Quiet re­flec­tion marks mile­stone


To­mor­row as the clock hits 11am, all across the Bri­tain, swaths of Eu­rope and across the At­lantic to the US, there will be si­lence.

Ex­actly 100 years on from when the mor­tar shell ex­plo­sions, dread­ful gas at­tacks and gun­fire of the Great War abruptly stopped on the 11th hour of the 11th day of the 11th month, the quiet will al­low con­tem­pla­tion for two min­utes.

And then across the lands, the bells in vil­lages and towns will toll, re­cre­at­ing the pal­pa­ble re­lief in 1918 that peace had been de­clared.

On the West­ern Front at Villers-Bre­ton­neux, where Anzacs con­sol­i­dated a hard-won rep­u­ta­tion for un­re­lent­ing courage, there will be a memo­rial ser­vice re­flect­ing the bru­tal price: 10 mil­lion peo­ple died in the war, more than 60,000 of them Aus­tralians. In Paris, some 80 heads of state will gather for a com­mem­o­ra­tion. Gover­nor-Gen­eral Sir Peter Cos­grove will rep­re­sent Aus­tralia.

Over the past few weeks there has been a groundswell of Ar­mistice Day com­mem­o­ra­tions: from the tens of thou­sands of hand­knit­ted red pop­pies that dec­o­rate churches and town rail­ings in Bri­tain, Bel­gium and France, to Prince Wil­liam light­ing sev­eral of 10,000 torches in the Tower of Lon­don’s Be­yond the Deep­en­ing Shadow in­stal­la­tion and Prince Harry ob­serv­ing West­min­ster Abbey’s Field of Re­mem­brance.

At St Paul’s Cathe­dral in Lon­don there will be a choral even­song ser­vice to­mor­row specif­i­cally for a 4m piece of em­broi­dered silk cloth that has spe­cial con­nec­tion to Aus­tralia.

Thirty-eight Aus­tralian Dig­gers, all of whom had lost limbs on the French bat­tle­fields, learned to em­broi­der while re­cov­er­ing from their am­pu­ta­tions at the 2nd Aus- tralian Aux­il­iary Hos­pi­tal, Southall, south­west Lon­don, from 1917 through to 1919. Their stitch­ing helped pro­duce the al­tar frontal, fea­tur­ing bright rosel­las of Aus­tralia and a mys­tery bird some think is the hoopoe, a pi­geon or per­haps crested lark. Bri­tish ca­su­al­ties at other hos­pi­tals also con­tributed and the hand­i­work was first used on St Paul’s al­tar dur­ing the Na­tional Thanks­giv­ing Ser­vice for Peace in July 1919.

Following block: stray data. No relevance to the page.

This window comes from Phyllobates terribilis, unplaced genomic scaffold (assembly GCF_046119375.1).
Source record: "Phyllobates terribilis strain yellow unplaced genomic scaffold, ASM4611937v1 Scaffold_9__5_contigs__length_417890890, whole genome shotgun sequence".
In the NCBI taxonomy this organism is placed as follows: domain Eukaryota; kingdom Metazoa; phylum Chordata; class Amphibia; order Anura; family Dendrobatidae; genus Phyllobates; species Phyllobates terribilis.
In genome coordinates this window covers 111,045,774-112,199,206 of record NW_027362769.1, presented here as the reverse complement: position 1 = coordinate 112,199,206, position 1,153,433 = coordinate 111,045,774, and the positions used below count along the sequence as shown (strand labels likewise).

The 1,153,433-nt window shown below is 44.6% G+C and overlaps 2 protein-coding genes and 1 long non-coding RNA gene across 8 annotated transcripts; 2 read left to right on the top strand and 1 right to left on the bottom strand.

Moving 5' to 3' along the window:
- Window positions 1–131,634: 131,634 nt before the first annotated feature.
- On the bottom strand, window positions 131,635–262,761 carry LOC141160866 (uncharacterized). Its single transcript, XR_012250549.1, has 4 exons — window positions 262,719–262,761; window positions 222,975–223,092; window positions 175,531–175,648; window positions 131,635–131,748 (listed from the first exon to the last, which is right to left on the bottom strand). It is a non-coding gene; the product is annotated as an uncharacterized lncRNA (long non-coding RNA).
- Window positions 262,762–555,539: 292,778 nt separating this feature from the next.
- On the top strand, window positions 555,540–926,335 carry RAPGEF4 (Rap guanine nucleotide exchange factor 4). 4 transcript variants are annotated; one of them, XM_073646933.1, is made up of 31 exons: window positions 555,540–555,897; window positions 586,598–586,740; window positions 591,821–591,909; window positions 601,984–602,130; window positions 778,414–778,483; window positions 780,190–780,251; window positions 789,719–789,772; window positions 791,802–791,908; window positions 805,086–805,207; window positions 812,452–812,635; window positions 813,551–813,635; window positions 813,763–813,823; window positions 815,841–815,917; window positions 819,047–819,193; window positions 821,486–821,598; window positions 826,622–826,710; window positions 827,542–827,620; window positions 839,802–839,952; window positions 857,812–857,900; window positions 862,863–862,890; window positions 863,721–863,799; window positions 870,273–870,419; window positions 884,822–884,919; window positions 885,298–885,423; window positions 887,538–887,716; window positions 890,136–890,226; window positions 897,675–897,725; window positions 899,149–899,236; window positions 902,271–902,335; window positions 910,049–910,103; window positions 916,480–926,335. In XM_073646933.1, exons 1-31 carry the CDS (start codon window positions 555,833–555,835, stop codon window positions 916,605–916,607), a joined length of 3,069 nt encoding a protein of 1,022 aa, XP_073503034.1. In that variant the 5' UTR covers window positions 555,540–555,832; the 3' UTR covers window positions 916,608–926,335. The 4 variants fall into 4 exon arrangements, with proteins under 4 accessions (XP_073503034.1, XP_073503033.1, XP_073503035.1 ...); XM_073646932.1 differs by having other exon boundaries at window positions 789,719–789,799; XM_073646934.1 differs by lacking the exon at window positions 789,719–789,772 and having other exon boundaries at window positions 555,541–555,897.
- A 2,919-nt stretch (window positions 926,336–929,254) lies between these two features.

Vol­un­teer church his­to­rian Jane Robin­son says Aus­tralians of­ten drop by: “When they see the work they are very emo­tional be- cause they know their grandad or great-un­cle or a rel­a­tive made it, and while do­ing so they would have been cop­ing with los­ing limbs and re­flect­ing on friends who didn’t make it. I al­ways take a deep breath when rel­a­tives come, there are of­ten tears.”

Among the em­broi­ders was Pri­vate Fran­cis James Allen of the 27th Bat­tal­ion. He was a 100-yards sprint cham­pion at Esk, Queens­land, but had both legs am­pu­tated af­ter be­ing wounded at Pass­chen­daele. His fam­ily re­mem­bers his stitch­ing skills when he re­turned home, and they still have a Ris­ing Sun piece of work.

Mil­i­tary Cross re­cip­i­ent Cap­tain Fred­er­ick Brooke Dar­ling of the 8th Reg­i­ment, Aus­tralian Field Ar­tillery, the nephew of Aus­tralian cricket cap­tain Joe Dar­ling and BHP chair­man John Dar­ling, also helped, as did Pri­vate Con­rad Tin­dall, 4th Bat­tal­ion, the son of the artist Charles Tin­dall.

An­other em­broi­der was Pri­vate Wal­ter Smith of the 42nd Bat­tal­ion, who lost the lower half of his left leg. He re­turned to Queens­land and the English nurse who had cared for him, Har­riet, fol­lowed him. They mar­ried on New Year’s Day 1920.

To­mor­row’s com­mem­o­ra­tions will re­mem­ber those sur­vivors, some of the five mil­lion in the con­flict left with de­bil­i­tat­ing in­juries.


Prince Harry hon­ours the fallen dur­ing his visit to the Field of Re­mem­brance at West­min­ster Abbey, Lon­don

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